“When it comes to school refusal, getting all the adults on the same page is the bottom line,” said James Wallace, MD, a REACH faculty member. “Until you have that, you have nothing.” Dr. Wallace, who teaches child psychiatry at the University of Rochester (New York) Medical Center School of Medicine and Dentistry, described an approach to school refusal that unites primary care providers, schools, and mental health professionals in helping families make choices that support regular school attendance. “An evidence-based approach to school refusal, and the anxiety or depression that usually underlie it, includes cognitive behavior therapy and sometimes medication,” said Dr. Wallace. “But there’s a third piece: getting all of the adults involved, including the parents, to address the social-emotional components of school attendance in a consistent way.”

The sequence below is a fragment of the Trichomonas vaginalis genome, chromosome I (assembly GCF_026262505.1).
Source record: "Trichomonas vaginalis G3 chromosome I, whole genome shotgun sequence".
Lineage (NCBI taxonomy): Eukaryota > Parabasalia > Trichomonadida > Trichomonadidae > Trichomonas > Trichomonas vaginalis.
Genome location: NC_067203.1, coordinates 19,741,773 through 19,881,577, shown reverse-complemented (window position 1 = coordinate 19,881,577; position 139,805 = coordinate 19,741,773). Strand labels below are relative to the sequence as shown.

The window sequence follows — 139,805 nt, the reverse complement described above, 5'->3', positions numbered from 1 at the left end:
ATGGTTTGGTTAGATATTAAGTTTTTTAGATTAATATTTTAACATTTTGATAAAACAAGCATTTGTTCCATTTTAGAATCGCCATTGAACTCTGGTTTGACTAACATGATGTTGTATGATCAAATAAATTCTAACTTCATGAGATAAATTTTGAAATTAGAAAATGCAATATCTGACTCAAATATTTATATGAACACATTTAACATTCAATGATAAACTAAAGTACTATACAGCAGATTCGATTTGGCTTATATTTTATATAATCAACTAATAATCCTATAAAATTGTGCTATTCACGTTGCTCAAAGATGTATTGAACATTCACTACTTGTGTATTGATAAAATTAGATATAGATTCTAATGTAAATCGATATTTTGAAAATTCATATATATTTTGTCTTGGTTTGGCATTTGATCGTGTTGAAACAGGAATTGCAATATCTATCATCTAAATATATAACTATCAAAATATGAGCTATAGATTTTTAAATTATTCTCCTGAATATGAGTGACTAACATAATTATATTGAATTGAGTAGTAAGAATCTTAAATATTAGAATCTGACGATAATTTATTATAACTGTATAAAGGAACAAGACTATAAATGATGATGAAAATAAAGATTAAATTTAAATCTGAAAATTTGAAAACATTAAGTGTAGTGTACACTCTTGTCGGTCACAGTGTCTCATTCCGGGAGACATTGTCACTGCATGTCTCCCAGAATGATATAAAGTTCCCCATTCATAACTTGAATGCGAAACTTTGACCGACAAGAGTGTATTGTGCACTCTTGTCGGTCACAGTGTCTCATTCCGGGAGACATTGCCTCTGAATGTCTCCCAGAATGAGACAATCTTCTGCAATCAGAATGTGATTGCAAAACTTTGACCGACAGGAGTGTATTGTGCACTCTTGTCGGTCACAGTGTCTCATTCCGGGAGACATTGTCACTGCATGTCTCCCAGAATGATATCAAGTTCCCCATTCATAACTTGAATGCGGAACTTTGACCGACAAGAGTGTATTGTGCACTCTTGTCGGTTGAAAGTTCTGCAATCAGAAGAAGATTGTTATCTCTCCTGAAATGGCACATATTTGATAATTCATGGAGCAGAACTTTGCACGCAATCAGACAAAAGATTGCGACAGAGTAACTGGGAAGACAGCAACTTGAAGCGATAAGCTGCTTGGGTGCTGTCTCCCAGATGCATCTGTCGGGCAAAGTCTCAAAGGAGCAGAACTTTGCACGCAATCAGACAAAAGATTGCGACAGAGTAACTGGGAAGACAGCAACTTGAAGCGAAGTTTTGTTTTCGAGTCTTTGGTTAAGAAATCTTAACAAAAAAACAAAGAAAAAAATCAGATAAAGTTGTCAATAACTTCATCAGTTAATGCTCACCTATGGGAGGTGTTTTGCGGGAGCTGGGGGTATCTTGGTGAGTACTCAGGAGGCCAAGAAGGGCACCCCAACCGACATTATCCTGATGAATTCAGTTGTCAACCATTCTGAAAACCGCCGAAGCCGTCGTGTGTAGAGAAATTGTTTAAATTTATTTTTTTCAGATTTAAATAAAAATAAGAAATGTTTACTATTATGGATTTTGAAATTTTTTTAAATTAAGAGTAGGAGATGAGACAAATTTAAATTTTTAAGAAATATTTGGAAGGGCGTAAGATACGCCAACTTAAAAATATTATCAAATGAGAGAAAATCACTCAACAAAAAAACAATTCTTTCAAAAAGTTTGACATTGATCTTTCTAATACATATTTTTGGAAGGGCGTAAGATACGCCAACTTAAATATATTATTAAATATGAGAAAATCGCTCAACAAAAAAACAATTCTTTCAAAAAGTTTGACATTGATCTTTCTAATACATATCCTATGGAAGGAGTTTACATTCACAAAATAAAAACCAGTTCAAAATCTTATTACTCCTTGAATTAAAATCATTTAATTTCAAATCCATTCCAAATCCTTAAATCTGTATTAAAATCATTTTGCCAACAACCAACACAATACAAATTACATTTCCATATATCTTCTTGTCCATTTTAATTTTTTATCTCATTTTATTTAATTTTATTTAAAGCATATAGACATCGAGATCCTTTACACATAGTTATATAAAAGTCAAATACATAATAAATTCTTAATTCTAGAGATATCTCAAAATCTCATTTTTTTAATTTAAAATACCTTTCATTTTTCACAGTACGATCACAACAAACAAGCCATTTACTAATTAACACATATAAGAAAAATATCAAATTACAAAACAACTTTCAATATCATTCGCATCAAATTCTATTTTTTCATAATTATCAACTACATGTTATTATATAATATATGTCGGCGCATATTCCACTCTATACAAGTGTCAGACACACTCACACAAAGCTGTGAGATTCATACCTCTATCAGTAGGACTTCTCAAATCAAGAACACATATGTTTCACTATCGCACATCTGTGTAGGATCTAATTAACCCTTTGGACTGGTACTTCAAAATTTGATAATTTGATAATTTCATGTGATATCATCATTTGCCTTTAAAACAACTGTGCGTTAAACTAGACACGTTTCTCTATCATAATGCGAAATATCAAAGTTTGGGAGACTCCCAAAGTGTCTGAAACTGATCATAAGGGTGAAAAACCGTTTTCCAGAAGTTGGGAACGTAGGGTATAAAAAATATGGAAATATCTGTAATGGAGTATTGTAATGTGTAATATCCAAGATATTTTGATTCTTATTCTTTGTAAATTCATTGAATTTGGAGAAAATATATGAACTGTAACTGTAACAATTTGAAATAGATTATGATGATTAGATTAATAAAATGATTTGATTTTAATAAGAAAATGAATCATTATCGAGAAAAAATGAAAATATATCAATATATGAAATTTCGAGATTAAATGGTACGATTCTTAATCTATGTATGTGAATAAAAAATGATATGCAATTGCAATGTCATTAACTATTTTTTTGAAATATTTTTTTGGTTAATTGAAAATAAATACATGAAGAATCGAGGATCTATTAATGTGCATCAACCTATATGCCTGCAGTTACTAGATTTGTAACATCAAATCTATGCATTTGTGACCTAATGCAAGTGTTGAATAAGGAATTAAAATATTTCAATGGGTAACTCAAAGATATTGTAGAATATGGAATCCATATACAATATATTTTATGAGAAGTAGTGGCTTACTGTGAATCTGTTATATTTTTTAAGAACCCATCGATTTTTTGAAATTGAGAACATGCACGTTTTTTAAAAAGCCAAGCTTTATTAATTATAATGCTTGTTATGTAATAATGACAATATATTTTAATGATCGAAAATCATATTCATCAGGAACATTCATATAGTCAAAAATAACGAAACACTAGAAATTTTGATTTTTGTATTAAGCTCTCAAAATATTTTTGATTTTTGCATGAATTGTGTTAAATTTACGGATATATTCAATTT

Ryan, age 12, has missed almost three weeks of school so far. He complains of nausea and headache most school days and has to be cajoled into getting out of bed, but his mother says he is fine on weekends. The mother, who is eight months pregnant, is frantic; she can’t afford to take any more time off work before she delivers. School refusal can have serious consequences. On the short term, the child falls behind academically, both the child and the family experience disruption and distress, and there can be legal and financial ramifications. Long-term consequences for school refusers include violent behavior, school dropout, early marriage, and unemployment. “The main goal of treatment is to get the child back to school as soon as possible,” says Lisa Hunter Romanelli, PhD, REACH Institute CEO and clinical psychologist. “Being absent from school is highly reinforcing.” Like many school refusers, Ryan presents somatic complaints. After you rule out physiological causes– not only for these complaints but also for any underlying conditions that can produce depression or anxiety–what’s next?
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